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Allen County, New Haven mend fences over bridge repair dispute

Deterioration of the deck has exposed the steel support rods of New Haven's Main Street Bridge over the Trier Drain. The $894,000 rehabilitation project has been on the books for years and remains a priority for New Haven, Mayor Steve McMichael said. (File photo by Kevin Leininger of News-Sentinel.com)
Steve McMichael
Nelson Peters

“We’re not mad at anybody,” Allen County Commissioner Nelson Peters said in 2017 not longer after a cost dispute ended an agreement under which Fort Wayne and New Haven paid the county to maintain their bridges. “We would welcome them back.”

At least one of those rhetorical bridges could be rebuilt Tuesday, when New Haven City Council is expected to consider paying the county $110,000 per year to oversee its bridges — or about $360,000 per year less than the county said it needed three years ago to cover its projected costs.

“We got a price that works for everybody. It’s fair and sustainable,” said Steve McMichael, who succeeded longtime New Haven Mayor Terry McDonald in January. In 2017 McDonald told The News-Sentinel he believed his employees could maintain New Haven’s bridges for less than the county was asking and said his city had not been receiving its fair share of the funding under the previous agreement, which called for New Haven, Fort Wayne and other municipalities to donate a portion of their wheel tax revenues to the county in exchange for bridge maintenance and construction.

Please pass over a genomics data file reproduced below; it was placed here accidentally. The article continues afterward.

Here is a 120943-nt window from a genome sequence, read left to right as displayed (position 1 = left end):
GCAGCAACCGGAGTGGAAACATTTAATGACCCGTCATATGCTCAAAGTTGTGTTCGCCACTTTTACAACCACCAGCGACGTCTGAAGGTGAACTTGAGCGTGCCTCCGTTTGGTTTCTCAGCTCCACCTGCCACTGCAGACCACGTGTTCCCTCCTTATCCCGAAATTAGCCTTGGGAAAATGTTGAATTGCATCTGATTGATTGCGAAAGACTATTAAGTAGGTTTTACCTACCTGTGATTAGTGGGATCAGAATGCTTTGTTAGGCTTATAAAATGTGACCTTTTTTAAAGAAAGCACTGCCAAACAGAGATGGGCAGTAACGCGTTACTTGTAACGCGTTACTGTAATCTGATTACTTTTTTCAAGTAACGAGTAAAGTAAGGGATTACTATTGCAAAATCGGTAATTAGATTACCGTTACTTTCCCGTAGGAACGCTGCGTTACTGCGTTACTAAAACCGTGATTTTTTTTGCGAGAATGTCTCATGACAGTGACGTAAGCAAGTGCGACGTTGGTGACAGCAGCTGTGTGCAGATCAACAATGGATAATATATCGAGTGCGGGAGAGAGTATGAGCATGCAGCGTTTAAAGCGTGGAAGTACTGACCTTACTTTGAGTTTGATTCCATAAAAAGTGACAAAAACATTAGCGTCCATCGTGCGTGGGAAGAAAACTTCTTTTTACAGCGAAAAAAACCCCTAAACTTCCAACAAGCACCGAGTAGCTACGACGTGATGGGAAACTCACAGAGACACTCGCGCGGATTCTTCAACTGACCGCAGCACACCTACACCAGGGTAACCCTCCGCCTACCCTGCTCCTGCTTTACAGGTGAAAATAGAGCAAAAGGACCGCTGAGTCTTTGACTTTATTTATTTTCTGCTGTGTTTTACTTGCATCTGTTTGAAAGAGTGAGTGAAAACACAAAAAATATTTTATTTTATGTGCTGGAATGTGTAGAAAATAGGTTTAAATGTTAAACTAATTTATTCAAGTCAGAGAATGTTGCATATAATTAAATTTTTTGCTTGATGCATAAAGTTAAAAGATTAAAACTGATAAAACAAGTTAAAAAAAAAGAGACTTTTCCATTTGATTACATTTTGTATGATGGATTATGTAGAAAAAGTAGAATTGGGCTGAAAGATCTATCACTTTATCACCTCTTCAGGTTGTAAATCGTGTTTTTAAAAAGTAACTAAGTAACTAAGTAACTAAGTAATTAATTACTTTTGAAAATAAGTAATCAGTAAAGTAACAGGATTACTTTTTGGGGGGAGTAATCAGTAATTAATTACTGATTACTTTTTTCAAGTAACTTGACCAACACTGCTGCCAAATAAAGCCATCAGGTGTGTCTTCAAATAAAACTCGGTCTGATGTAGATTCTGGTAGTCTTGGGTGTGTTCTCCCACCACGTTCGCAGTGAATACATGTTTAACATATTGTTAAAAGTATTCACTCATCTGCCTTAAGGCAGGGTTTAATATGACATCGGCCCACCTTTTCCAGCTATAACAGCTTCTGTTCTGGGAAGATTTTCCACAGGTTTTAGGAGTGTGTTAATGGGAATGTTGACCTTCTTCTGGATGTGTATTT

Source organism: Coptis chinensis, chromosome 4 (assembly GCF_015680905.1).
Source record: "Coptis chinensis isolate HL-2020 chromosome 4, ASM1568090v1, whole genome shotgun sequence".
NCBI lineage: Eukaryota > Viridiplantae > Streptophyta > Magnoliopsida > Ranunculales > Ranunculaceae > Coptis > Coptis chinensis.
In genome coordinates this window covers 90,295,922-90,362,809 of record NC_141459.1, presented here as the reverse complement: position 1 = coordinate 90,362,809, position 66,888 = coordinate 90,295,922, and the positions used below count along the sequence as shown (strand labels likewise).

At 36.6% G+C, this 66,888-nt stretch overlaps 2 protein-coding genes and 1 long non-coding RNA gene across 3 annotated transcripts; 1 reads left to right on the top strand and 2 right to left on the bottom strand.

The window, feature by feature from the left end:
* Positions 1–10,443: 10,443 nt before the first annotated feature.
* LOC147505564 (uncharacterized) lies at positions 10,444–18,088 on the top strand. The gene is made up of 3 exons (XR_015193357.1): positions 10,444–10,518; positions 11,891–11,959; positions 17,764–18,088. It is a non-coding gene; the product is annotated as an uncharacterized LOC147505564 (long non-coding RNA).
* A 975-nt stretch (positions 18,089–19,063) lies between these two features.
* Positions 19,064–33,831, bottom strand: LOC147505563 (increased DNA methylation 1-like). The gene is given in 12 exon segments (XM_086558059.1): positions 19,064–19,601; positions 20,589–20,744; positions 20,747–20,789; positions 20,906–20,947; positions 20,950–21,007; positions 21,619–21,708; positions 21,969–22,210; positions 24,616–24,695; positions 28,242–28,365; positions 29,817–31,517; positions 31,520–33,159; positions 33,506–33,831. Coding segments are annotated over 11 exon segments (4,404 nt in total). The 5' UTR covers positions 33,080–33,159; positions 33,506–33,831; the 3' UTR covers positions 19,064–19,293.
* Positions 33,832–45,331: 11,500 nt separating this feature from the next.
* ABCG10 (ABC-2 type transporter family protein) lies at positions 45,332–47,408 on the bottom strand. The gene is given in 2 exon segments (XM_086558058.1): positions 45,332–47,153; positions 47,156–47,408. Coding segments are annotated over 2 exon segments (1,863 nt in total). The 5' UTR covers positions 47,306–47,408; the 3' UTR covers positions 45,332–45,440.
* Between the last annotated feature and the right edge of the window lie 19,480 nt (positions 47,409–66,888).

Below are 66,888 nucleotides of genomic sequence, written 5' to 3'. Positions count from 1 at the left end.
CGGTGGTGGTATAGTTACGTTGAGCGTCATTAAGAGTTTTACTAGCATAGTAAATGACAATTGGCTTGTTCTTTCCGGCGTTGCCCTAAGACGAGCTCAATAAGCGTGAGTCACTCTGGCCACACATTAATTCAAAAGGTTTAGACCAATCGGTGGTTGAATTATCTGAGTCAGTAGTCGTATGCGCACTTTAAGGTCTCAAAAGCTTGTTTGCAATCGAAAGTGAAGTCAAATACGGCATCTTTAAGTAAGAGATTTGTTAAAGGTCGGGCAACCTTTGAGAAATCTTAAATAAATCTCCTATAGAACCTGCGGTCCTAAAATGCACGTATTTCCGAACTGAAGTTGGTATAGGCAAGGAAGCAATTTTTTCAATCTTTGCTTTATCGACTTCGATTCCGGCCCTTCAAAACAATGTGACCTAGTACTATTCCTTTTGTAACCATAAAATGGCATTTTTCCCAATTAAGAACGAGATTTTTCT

Effective this year, the Commissioners increased the county’s bridge tax from $0.0129 for every $100 of assessed property values to $0.0224. That will generate an additional $4 million per year, which the Commissioners say is needed to cover more than $54 million in bridge repairs that will be necessary in the next eight years. About $4.5 million of those needs are in New Haven, which has about 17 bridges.

Even so, Peters said the reduced support from New Haven could mean fewer bridges throughout the county are repaired as quickly as hoped. But that possibility, he added, will be offset at least in part by the fact that New Haven and other communities will not be “donors” to the city of Fort Wayne’s needs.

Fort Wayne, which as of last year had about 95 bridges needing about $23 million in work, did not renew the revenue-sharing agreement in 2017 after the county wanted to increase its annual contribution from $1.35 million to $2.7 million. “We weren’t comfortable with the numbers, and this will give us more flexibility and control,” city spokesman John Perlich said at the time.

Although Fort Wayne continues to maintain its own bridges, Peters said he is confident other towns and cities will also continue to rely on the county — and help pay for — their own bridge needs. There are also about 270 bridges in unincorporated Allen County.

Peters said projects undertaken by the county will be prioritized according to needs identified in previous inspections. But those priorities, McMichael stressed, will also be influenced by a new advisory committee that includes representatives from New Haven and other municipalities.

“Every community will have a say,” he said.

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